Stefanos Tsitsipas ‘Happy’ To Follow In Grandfather’s Footsteps At Olympics
The Greek speaks out about carrying his family’s legacy at the Games.
Stefanos Tsitsipas never met his grandfather but the two of them do have something in common – they are both Olympians.
The world No.4 has already created history in Tokyo by winning his first round match against Germany’s Philipp Kohlschreiber on Sunday to become the first male player from his country to win a singles match since 1924. Greece has won two medals at the Games but both of them were during its inaugural edition back in 1896.
Tsitsipas’ debut in Tokyo enables him to continue his family legacy of playing in the sporting extravaganza. His grandfather was Sergei Salnikov who played football for the Soviet Union during the 1950s. In 1956 Salnikov was part of the team who won Olympic gold in Melbourne. After retiring from the sport, he went on to manage the FC Spartak Moscow and the Afghanistan national team before passing away in 1984 aged 58.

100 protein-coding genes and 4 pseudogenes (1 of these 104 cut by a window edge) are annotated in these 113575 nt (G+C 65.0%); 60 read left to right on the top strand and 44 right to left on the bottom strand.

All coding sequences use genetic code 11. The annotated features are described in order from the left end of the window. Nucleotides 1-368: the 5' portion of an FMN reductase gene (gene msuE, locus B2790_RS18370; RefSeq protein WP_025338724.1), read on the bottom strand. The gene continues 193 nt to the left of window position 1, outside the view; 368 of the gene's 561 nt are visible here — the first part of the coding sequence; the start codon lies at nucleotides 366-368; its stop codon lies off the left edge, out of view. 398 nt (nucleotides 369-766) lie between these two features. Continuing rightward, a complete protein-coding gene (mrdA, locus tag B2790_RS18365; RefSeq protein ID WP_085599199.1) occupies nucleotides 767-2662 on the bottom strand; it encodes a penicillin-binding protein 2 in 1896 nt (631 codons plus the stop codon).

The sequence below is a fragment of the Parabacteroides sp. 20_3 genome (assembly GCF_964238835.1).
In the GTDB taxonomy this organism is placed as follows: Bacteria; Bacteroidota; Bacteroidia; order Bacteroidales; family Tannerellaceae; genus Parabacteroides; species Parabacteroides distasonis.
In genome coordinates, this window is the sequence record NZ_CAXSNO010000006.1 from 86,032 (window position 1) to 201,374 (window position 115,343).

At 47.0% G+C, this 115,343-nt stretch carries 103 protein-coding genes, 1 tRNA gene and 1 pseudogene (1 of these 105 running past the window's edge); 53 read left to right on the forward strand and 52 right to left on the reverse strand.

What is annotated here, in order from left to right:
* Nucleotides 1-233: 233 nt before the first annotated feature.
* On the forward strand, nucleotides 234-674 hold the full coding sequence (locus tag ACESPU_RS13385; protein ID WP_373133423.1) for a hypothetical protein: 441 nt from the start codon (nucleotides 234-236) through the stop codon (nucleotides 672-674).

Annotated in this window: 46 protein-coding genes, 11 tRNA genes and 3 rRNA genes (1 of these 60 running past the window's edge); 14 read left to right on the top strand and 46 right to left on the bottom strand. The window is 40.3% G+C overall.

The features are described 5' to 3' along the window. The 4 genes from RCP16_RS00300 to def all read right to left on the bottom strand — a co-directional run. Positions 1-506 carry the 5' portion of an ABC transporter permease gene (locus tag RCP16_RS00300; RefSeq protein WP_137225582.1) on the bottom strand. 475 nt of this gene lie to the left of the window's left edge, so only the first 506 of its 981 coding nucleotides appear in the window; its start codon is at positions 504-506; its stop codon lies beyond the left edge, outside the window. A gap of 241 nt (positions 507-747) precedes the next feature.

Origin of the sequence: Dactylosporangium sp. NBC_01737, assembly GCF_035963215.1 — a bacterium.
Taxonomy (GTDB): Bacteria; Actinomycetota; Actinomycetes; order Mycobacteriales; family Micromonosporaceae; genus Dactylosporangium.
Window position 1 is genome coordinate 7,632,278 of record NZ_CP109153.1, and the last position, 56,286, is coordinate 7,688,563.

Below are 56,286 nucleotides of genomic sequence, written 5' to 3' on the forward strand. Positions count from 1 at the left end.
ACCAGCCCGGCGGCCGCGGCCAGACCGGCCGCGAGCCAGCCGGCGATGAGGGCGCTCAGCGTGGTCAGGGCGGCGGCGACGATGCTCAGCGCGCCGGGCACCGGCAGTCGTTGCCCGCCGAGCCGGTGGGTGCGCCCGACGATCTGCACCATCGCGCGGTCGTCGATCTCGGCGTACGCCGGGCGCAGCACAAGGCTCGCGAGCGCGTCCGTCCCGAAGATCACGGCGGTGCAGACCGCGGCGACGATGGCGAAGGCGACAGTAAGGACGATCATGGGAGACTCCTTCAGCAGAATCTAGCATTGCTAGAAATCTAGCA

“I’ve never had the opportunity to meet him. But my mom told me stories of his career and how he got it…. He kind of inspires me in a way,” said Tsitsipas. “I know what kind of athlete he was, with all the achievements and all the trophies. I’m proud of him.
“It’s something good, a legacy that is being carried on in the family. I’m happy to be the next in the family to be competing at the Olympics.”
It isn’t just a medal in the singles Tsitsipas has his eyes on, he will also be bidding for success in the mixed doubles alongside Maria Sakkari. The two previously paired up at the 2019 Hopman Cup where they finished second in their group.
“We have already played once (together), and we had great success,” Sakkari told reporters on Monday. “We know each other really well, and we are much better players two-and-a-half years later, and we are both really pumped to play together. Of course, I cannot predict that we will get a medal. We will try our best and I think we give ourselves the best chance we can.”
Tsitsipas will return to action tomorrow in the men’s singles where he will play Frances Tiafoe in the second round.
Carlos Alcaraz reaches his first ATP Tour final in Umag
Spanish Next Gen star Carlos Alcaraz secured a spot in his first ATP tour-level final with a 6-2 7-6 (7-3) at the Plava Laguna Croatia Open in Umag.
Alcaraz has become the youngest ATP Tour finalist since 18-year-old Kei Nishikori won the Delray Beach title in 2008.
Alcaraz broke twice to open up a 4-0 lead and held his next service games to close out the first set 6-2.
Ramos Vinolas came back from a break down three times in the second set, when Alcaraz served for the match. Alcaraz battled through the second-set tie-break to clinch the win after two hours.